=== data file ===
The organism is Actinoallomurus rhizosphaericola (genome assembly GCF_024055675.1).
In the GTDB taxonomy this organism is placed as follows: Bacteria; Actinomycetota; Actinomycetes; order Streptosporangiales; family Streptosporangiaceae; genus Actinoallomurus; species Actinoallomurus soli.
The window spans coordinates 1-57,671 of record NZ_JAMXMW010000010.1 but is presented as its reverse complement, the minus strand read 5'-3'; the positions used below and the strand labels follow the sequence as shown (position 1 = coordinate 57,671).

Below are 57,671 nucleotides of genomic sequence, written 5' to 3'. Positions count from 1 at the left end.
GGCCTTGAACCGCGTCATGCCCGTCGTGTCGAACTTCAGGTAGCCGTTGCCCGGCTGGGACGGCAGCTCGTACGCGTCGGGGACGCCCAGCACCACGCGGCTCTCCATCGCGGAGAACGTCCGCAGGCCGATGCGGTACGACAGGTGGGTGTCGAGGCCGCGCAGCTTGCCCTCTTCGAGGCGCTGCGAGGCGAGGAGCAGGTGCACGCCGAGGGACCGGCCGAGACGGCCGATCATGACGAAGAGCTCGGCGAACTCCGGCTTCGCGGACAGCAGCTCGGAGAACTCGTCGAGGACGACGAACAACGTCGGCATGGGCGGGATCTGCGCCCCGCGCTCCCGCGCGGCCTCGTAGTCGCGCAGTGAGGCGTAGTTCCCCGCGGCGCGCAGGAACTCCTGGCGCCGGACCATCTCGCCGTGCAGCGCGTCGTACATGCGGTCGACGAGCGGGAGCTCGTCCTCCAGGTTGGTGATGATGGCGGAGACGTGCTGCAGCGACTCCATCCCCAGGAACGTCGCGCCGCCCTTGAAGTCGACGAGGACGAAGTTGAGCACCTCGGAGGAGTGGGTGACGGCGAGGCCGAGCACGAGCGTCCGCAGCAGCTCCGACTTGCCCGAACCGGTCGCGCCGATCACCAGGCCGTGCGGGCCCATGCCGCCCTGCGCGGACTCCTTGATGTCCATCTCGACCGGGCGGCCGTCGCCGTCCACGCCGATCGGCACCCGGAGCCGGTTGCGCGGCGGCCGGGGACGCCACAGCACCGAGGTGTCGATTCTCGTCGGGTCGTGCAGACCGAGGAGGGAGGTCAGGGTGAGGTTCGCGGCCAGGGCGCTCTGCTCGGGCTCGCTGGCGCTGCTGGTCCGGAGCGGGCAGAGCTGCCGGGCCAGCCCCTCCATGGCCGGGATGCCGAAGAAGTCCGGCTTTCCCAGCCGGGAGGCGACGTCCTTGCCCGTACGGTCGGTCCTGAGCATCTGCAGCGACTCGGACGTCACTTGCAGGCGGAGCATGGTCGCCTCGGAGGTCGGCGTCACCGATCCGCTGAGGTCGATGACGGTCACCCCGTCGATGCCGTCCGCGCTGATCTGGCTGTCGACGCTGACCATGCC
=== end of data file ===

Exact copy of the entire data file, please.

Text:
The organism is Actinoallomurus rhizosphaericola (genome assembly GCF_024055675.1).
In the GTDB taxonomy this organism is placed as follows: Bacteria; Actinomycetota; Actinomycetes; order Streptosporangiales; family Streptosporangiaceae; genus Actinoallomurus; species Actinoallomurus soli.
The window spans coordinates 1-57,671 of record NZ_JAMXMW010000010.1 but is presented as its reverse complement, the minus strand read 5'-3'; the positions used below and the strand labels follow the sequence as shown (position 1 = coordinate 57,671).

Below are 57,671 nucleotides of genomic sequence, written 5' to 3'. Positions count from 1 at the left end.
GGCCTTGAACCGCGTCATGCCCGTCGTGTCGAACTTCAGGTAGCCGTTGCCCGGCTGGGACGGCAGCTCGTACGCGTCGGGGACGCCCAGCACCACGCGGCTCTCCATCGCGGAGAACGTCCGCAGGCCGATGCGGTACGACAGGTGGGTGTCGAGGCCGCGCAGCTTGCCCTCTTCGAGGCGCTGCGAGGCGAGGAGCAGGTGCACGCCGAGGGACCGGCCGAGACGGCCGATCATGACGAAGAGCTCGGCGAACTCCGGCTTCGCGGACAGCAGCTCGGAGAACTCGTCGAGGACGACGAACAACGTCGGCATGGGCGGGATCTGCGCCCCGCGCTCCCGCGCGGCCTCGTAGTCGCGCAGTGAGGCGTAGTTCCCCGCGGCGCGCAGGAACTCCTGGCGCCGGACCATCTCGCCGTGCAGCGCGTCGTACATGCGGTCGACGAGCGGGAGCTCGTCCTCCAGGTTGGTGATGATGGCGGAGACGTGCTGCAGCGACTCCATCCCCAGGAACGTCGCGCCGCCCTTGAAGTCGACGAGGACGAAGTTGAGCACCTCGGAGGAGTGGGTGACGGCGAGGCCGAGCACGAGCGTCCGCAGCAGCTCCGACTTGCCCGAACCGGTCGCGCCGATCACCAGGCCGTGCGGGCCCATGCCGCCCTGCGCGGACTCCTTGATGTCCATCTCGACCGGGCGGCCGTCGCCGTCCACGCCGATCGGCACCCGGAGCCGGTTGCGCGGCGGCCGGGGACGCCACAGCACCGAGGTGTCGATTCTCGTCGGGTCGTGCAGACCGAGGAGGGAGGTCAGGGTGAGGTTCGCGGCCAGGGCGCTCTGCTCGGGCTCGCTGGCGCTGCTGGTCCGGAGCGGGCAGAGCTGCCGGGCCAGCCCCTCCATGGCCGGGATGCCGAAGAAGTCCGGCTTTCCCAGCCGGGAGGCGACGTCCTTGCCCGTACGGTCGGTCCTGAGCATCTGCAGCGACTCGGACGTCACTTGCAGGCGGAGCATGGTCGCCTCGGAGGTCGGCGTCACCGATCCGCTGAGGTCGATGACGGTCACCCCGTCGATGCCGTCCGCGCTGATCTGGCTGTCGACGCTGACCATGCC